Falmouth Chamber Players Review

November 24, 2008

By SUSAN PENNINGTON

The Falmouth Chamber Players’ debut concert, directed by John Yankee, was a true delight for our community and a great success for the musicians. The group came together only 10 weeks ago and is organized as a nonprofit corporation in Massachusetts. Members pay dues to cover orchestra expenses, and the group accepts financial contributions. It was great fun to recognize people in the following professions: scientists (some retired), intern, social worker, conservatory director, music teachers, librarian, entertainment editor, landscape architect, architect, nurse, activities director and a few semi-pro musicians. All the amateurs, including a high school student, united to enjoy the love of music.

The program began with an overture from Handel’s “Water Music” for strings and woodwinds. It was bright and sonorous, joyous and celebratory. These feelings could be seen on the faces of many of the instrumentalists, increasing the appreciation of the audience. Hilde Maingay, joined by Marvin Grosslein, were highlighted in violin solos and duets, which they played with flair, blend, and wonderful tone, as did all the strings.

A Telemann concerto for recorder and flute followed, and soloists Jan Elliott and Suzie Dasilva played the light-hearted themes with perfect coordination and precise attacks. The strings pressed underneath and were sometimes joined by the wind instruments in a lovely display of enchanting delight. Mary Sholkovitz, cello (a new instrument for this flutist and teacher), and Tim Cronin, bassoon, provided a steady continuo, filled with sonority and panache. The concerto ended with a buoyant dance based on a Polish folk tune.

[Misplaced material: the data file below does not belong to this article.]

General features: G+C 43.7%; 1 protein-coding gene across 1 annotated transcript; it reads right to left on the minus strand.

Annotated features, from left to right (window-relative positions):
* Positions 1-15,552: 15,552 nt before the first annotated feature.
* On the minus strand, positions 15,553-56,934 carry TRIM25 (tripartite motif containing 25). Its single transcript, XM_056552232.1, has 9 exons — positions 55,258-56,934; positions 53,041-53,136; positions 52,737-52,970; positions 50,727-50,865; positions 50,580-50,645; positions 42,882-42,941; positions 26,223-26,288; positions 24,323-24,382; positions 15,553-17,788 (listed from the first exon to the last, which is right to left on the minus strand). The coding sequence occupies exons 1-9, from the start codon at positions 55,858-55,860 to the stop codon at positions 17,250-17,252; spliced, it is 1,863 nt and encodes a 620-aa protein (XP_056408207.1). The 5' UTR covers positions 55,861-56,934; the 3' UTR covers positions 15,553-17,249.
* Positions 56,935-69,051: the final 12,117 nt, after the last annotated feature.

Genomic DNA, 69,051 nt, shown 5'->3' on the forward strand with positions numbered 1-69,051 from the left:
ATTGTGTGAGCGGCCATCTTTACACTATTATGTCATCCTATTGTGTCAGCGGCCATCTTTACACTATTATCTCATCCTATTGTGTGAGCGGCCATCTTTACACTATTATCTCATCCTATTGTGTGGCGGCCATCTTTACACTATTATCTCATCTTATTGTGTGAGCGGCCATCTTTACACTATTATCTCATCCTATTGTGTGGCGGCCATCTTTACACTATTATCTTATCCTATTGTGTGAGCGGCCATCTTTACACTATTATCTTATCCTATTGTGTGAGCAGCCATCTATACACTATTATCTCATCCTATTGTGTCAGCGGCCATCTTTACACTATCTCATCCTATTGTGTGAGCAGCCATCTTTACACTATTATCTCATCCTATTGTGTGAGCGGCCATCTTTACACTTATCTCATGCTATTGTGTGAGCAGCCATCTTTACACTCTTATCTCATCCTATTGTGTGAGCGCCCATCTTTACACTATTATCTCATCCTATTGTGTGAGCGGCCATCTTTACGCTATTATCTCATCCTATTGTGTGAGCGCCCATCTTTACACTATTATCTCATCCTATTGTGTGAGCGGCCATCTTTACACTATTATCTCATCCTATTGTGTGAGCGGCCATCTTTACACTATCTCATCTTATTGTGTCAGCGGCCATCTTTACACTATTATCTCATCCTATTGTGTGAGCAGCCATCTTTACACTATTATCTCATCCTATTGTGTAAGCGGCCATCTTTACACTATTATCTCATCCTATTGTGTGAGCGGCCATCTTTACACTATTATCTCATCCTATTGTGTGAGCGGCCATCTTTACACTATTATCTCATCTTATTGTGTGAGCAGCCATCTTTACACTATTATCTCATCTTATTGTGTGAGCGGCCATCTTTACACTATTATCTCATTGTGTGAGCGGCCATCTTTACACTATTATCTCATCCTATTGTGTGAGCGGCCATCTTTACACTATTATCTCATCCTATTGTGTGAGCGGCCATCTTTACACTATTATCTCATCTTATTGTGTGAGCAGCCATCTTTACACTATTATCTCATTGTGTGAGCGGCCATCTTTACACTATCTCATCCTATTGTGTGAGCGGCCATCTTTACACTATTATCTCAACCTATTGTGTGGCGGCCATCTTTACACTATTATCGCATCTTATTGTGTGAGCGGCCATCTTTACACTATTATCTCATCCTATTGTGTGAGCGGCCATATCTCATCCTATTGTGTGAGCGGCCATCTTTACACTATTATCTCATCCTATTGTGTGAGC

Bizet’s Scherzo from the “Symphony in C” brought horns (Kate Housman and John Bourne) and timpani (Jeff Myers) into the mix to add to the excitement. Mr. Yankee, in his humorous and charming introductions, said the classical orchestra (beginning with Haydn, Beethoven and Mozart) offered more dynamic possibilities than the Baroque. The FCP brought out a more thrilling, fuller sound, including an instrumental drone in the lower reaches, with a lovely minuet above.

“Andante Cantabile” by Tchaikovsky was lovingly played and filled with feeling.

The ending pieces were Glinka, “Kamarinskaja,” and Schubert, “Overture to Rosamunde.” Perhaps because of the length of the program, these had less clarity and precision, but had some nice moments.

Sunday’s performance, at the First Congregational Church, included a post-concert reception, and the audience could express their appreciation to the performers for all their concentrated effort and for the instrument-shaped cookies! I can surmise that most of the filled church, as I, left into a blustery, cold, fall afternoon with warm hearts and touched souls.

(Susan Pennington is the music director at St. Anthony’s Church and teaches art appreciation at the Cape Cod Conservatory.)

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